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Marquette University
Career Services Center

Holthusen Hall, First Floor
1324 W. Wisconsin Avenue
P.O. Box 1881
Milwaukee, WI 53201-1881
Phone: (414) 288-7423
Fax: (414) 288-5302
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Personal Statement

Both post-grad service and post-grad education often require essays or personal statements. The tips below will help in either situation. These tips were gleaned from a lecture by Don Asher on “Graduate Admissions Essays” at Marquette University in March 2010.

The overall application package will represent who “you” are to people whom you will most likely not know personally. The written expression of your qualities as an applicant will often be a very important way for decision makers to get to know why you are an acceptable candidate for their program. Thus, it is essential to take great care in preparing this part of your application.


  • Intellectual influences: Answer with at least a full sentence but no more than a half page.
  • What writer and which particular articles in your field of study have had the greatest influence on the
    development of your thought?
  • Who were your favorite professors in college and why? How has each influenced you?
  • What is the best paper or exam you ever wrote in your major and what makes it good?
  • What do you consider the most important book, play, article, or film you have ever read/seen, and
    how has it influenced you?
  • What is the single most important concept you have learned in college?
  • What are some encouraging words others have said to or about you through the years?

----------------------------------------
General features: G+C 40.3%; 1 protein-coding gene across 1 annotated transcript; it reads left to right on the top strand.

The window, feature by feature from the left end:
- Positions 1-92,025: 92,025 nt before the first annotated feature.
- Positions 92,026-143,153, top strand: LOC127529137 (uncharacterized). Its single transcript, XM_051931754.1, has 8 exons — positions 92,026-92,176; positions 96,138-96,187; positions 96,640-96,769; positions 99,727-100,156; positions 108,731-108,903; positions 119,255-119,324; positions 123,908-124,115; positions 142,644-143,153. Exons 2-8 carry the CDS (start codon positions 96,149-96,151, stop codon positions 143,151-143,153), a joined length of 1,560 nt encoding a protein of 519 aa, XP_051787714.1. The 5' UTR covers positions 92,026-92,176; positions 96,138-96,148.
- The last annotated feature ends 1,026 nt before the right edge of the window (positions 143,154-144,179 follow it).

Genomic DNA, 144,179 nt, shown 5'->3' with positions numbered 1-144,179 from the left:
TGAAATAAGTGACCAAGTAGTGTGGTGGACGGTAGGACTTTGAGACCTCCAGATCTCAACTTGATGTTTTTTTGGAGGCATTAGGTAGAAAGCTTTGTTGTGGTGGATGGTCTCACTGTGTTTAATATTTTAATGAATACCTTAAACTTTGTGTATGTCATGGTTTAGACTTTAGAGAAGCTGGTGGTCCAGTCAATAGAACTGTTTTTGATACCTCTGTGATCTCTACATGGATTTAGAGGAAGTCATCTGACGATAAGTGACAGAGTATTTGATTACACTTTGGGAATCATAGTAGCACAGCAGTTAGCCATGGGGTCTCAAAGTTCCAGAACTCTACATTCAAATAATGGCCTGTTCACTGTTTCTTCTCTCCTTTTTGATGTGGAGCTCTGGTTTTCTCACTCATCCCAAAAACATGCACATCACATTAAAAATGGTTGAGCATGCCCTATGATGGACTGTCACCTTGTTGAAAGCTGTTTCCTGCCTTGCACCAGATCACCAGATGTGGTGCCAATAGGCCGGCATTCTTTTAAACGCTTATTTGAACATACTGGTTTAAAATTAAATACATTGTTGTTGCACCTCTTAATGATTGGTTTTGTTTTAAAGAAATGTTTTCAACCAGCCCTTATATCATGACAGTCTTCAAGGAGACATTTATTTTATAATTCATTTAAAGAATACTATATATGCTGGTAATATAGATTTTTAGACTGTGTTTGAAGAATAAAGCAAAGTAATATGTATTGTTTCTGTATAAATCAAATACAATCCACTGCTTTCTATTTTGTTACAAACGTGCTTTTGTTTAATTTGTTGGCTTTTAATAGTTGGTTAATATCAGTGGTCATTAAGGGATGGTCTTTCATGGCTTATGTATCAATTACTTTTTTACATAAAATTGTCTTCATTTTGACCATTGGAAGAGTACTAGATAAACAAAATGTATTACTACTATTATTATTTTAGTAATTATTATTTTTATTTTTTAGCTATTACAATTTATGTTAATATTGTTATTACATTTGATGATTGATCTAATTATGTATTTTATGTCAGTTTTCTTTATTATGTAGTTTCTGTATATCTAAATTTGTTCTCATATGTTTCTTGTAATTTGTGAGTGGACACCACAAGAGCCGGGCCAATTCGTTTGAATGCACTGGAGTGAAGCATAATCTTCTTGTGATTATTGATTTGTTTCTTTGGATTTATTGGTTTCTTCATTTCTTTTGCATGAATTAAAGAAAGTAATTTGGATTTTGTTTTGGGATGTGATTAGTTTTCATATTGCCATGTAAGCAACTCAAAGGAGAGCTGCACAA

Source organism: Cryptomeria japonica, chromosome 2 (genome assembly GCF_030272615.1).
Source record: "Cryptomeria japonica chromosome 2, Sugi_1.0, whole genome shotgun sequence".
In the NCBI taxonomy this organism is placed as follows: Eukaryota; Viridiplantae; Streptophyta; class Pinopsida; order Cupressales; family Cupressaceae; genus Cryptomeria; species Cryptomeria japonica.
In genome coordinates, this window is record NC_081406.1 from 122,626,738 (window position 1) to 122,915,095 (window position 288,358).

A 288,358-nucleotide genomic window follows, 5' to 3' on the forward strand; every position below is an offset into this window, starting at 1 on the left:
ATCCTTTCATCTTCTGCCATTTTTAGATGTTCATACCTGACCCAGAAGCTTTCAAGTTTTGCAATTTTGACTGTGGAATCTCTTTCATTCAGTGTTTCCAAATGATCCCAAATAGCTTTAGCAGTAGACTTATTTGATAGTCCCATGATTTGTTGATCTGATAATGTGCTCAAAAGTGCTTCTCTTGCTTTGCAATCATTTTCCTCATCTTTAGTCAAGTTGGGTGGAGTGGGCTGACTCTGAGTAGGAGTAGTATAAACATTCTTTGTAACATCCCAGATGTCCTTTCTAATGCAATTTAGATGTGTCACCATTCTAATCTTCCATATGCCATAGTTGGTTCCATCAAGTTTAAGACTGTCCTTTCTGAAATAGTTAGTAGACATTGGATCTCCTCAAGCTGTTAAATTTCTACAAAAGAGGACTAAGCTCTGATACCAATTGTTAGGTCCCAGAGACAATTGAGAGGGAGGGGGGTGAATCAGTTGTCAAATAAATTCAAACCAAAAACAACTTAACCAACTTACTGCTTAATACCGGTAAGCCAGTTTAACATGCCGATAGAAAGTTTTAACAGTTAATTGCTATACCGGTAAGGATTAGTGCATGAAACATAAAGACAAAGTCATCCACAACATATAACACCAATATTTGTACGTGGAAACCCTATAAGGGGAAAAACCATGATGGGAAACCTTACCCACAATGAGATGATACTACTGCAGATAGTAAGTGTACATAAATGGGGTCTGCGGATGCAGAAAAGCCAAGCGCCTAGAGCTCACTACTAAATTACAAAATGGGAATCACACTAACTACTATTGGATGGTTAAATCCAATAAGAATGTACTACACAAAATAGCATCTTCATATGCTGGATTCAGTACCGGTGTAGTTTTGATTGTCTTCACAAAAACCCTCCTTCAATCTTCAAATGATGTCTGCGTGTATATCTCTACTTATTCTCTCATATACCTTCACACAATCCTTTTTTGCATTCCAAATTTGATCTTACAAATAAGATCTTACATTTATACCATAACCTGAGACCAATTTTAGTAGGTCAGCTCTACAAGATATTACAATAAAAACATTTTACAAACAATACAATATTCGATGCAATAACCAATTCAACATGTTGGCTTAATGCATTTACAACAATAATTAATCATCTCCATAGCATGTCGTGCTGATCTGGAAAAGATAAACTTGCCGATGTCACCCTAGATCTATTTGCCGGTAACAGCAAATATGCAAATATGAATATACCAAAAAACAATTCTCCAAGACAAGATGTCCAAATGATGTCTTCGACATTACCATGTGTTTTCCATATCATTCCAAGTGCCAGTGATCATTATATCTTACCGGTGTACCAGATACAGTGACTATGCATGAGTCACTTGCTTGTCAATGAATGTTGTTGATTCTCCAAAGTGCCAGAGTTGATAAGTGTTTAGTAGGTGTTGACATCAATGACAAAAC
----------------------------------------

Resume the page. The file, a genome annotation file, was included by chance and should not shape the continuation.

• Where were you and what were you doing when you first thought of pursuing this particular direction
    of graduate study or volunteer position?
  • What were you doing when you decided to pursue this particular area of graduate study or volunteer position?
  • How has your interest evolved and what specific turning points can you identify?
  • What work experiences have led you to believe you would like to pursue graduate education?
  • What experiences as a volunteer or traveler have influenced your career direction?
  • What experiences from your family life have contributed to this choice?
  • Academic background (for graduate/professional school)
  • How have you prepared yourself to succeed in graduate school?
  • What body of relevant knowledge will you take with you?
  • What study or lab skills have you honed to date?
  • What personal attributes or physical characteristics make you particularly likely to succeed in your new career?
  • What is your biggest accomplishment to date? Make a list of many things you are proud of to get you thinking.


  • Prepare an outline and create a draft
  • Answer all the questions being asked
  • Make sure your essay has a theme or a thesis
  • Provide evidence to support your claims
  • Make your introduction unique
  • Write clearly and make sure it is easy to read
  • Be honest and confident, and be yourself
  • Be interesting and positive
  • Make sure your essay is organized, coherent, and concise
  • Write about yourself and use examples from your own life experiences
  • Use a mixture of long and short sentences
  • Discuss your future goals
  • Mention any hobbies, past jobs, community service, or research experience
  • Speak in the first person (I.)
  • Mention weaknesses without making excuses
  • Discuss why you’re interested in the school and/or program
  • Show, don’t tell (use examples to demonstrate your abilities)
  • Ask for help
  • Proofread and revise your statement at least three times
  • Have others proofread your essay


  • Grammar or spelling errors
  • Wordiness of use of jargon (don’t try to impress the readers by using big words)
  • Foul or inappropriate language
  • Repetition or including pieces irrelevant to essay
  • Generalization, clichés, or gimmicks
  • Negativity, defensiveness, or arrogance
  • Focus on other people rather than yourself and your story
  • Simply repeating your resume or making lists of accomplishments, awards, skills, or personal qualities